Archive for October 11th, 2006

Roll Call, a subscription-only DC insider paper, has got a long story on the INSA scandal. Highlights:

Over the last four years, Sen. Conrad Burns (R-Mont.) has earmarked more than $8 million for a project ostensibly designed to make Montana a center for space-related research and industry. But despite the millions of dollars in federal funding, it appears to have produced few tangible results while spawning several state and federal investigations. It has also earned lobbyists and companies connected to Burns hundreds of thousands of dollars in contracts and lobbying fees as well as more than $80,000 in campaign contributions for Burns and Rep. Denny Rehberg (R-Mont.).


It is unclear how much of the $8 million in earmarks Burns sought to steer to INSA either directly or through the University of Montana has been allocated to the group. However, INSA’s tax records, federal lobbying reports and an audit by Montana’s legislative auditor of earmarks funneled to the group through the university show that between 2003 and 2005, more than $761,000 has been spent on salaries and benefits. Additionally, more than $320,000 has gone to former Burns Chief of Staff Leo Giacometto and a company associated with him.

According to Montana State University professor Loren Acton, a former astronaut who has long been involved in the private aerospace industry, almost from its inception INSA was plagued by a lack of “competence” and the technical inability to meet its goal of turning Montana into a center of private space travel and exploration.

Not much new, just some jaw-dropping numbers on how much was donated to Burns and Rehberg from the money they appropriated from Congress. $80 thousand? That’s a new figure for me, but this report also tracks money donated to PACs, while the numbers I’d seen before were contributions made directly to the candidates.

But then comes the juicy stuff.

According to the report, in 2003, Burns and George Bailey agreed with Space Sciences, Inc, to create the “Free Flyer Consortium.” Space Sciences, Inc founder – and hotel magnate – Robert Bigelow, and SSI counsel Mike Gold then began making donations to Burns and Rehberg (“the first time either man had made contributions to Montana politicians”) to the tune of nearly $30K ($21.5K to Burns, $7K to Rehberg) in 2003 and 2004, and paid for trips for Rehberg, and Rehberg and Burns staffers to Las Vegas.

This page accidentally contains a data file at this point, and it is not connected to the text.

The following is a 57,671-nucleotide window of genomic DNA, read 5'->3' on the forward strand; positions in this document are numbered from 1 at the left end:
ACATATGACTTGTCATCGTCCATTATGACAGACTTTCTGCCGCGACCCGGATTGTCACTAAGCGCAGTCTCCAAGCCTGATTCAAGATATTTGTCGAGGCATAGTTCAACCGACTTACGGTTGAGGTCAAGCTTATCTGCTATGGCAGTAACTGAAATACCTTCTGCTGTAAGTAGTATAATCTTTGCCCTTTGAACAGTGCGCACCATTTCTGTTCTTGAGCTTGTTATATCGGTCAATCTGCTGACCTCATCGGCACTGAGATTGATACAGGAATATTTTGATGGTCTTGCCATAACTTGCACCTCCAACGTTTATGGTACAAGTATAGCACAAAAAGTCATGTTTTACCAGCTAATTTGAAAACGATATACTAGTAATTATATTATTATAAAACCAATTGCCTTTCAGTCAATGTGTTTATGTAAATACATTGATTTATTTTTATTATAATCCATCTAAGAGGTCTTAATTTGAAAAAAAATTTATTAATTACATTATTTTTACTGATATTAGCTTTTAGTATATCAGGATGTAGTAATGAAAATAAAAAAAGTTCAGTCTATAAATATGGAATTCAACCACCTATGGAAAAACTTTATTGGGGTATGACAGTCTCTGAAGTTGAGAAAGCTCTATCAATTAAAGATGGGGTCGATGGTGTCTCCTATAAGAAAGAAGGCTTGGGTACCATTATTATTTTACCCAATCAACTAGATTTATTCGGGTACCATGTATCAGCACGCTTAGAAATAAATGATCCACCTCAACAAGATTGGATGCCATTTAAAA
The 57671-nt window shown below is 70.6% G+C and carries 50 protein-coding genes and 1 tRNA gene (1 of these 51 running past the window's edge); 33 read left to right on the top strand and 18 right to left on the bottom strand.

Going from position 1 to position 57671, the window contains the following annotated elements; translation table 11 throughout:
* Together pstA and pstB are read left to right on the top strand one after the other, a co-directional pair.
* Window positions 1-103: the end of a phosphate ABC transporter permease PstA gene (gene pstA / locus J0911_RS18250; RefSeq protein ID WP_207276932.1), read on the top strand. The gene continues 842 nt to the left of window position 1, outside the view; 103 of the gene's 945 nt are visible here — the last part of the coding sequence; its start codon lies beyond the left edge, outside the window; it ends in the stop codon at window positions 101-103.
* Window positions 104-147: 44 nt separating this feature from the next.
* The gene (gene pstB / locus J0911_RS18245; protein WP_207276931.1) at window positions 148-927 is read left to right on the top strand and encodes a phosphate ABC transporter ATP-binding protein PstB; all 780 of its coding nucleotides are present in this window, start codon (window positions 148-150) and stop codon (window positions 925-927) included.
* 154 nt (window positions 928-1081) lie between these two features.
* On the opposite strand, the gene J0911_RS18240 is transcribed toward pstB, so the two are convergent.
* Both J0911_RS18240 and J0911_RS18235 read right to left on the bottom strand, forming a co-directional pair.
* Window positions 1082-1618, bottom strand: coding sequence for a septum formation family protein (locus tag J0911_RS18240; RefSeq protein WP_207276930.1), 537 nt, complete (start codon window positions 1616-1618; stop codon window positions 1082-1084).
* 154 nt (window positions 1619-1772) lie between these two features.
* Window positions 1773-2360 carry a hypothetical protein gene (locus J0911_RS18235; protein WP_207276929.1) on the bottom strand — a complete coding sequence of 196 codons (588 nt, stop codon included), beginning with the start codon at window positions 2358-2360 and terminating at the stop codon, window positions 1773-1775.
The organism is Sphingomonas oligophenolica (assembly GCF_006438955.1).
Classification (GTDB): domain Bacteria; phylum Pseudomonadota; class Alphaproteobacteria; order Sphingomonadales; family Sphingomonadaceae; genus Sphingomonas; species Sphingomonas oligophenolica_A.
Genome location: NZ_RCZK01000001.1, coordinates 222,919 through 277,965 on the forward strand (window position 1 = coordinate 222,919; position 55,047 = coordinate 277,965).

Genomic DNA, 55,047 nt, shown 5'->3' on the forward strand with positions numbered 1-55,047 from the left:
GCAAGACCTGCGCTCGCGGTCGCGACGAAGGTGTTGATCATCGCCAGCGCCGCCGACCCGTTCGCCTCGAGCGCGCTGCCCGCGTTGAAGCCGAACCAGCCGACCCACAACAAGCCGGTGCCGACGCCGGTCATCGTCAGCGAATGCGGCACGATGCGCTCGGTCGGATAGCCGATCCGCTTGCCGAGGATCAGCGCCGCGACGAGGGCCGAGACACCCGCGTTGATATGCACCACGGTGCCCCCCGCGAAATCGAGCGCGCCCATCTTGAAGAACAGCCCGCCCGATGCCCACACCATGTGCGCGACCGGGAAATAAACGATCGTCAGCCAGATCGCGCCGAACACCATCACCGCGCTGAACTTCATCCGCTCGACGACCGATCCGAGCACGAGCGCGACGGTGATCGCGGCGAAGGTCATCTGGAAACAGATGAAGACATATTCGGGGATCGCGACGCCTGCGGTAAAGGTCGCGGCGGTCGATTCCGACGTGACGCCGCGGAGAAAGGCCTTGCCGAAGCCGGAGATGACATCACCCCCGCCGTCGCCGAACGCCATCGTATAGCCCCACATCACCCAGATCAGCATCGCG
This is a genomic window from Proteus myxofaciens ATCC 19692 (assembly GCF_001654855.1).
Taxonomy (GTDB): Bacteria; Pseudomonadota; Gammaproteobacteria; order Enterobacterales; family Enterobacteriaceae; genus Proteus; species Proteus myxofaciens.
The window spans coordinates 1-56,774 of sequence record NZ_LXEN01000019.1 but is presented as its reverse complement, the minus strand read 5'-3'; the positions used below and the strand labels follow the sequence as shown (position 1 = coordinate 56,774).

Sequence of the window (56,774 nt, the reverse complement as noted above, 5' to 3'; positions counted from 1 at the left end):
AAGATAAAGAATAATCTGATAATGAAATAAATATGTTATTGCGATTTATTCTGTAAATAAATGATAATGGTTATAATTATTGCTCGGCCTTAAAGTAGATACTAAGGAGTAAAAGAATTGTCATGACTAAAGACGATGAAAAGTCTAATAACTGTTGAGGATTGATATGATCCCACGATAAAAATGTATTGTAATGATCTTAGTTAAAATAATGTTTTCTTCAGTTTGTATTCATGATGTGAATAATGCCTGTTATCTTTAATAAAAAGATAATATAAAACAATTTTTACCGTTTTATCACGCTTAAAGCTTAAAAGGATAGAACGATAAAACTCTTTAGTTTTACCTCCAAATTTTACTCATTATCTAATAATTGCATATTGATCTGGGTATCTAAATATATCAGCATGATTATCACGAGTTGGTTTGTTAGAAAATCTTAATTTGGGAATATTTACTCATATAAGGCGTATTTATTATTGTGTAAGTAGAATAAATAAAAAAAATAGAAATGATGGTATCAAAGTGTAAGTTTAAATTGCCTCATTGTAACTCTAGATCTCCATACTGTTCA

According to sources close to Bigelow and INSA, Bigelow was willing to commit as much as a half-billion dollars of his own money toward perfecting the inflatable space habitat technology required to build a private space station.

In order for Bigelow to commit to funding, according to these sources, the government had to also make a good-faith commitment to work on the project, a condition to which Burns agreed. In 2003, Burns inserted two earmarks into the Veterans’ Affairs, Housing and Urban Development, and independent agencies portion of the fiscal 2004 omnibus spending bill — a $1.5 million earmark for the University of Montana’s National Center for Space Privatization, which was used to fund INSA, and a $1.25 million earmark specifically for a Space Sciences Inc. microgravity pharmaceutical research initiative, according to a press release issued by Burns.

Burns stated in a letter to NASA officials that the new consortium would work on the inflatable space homes, and arranged a meeting between Bigelow officials and NASA. Meanwhile, the relationship between SSI and INSA was “cratering,” according to the report. Bigelow pulled out of the consortium for unknown reasons.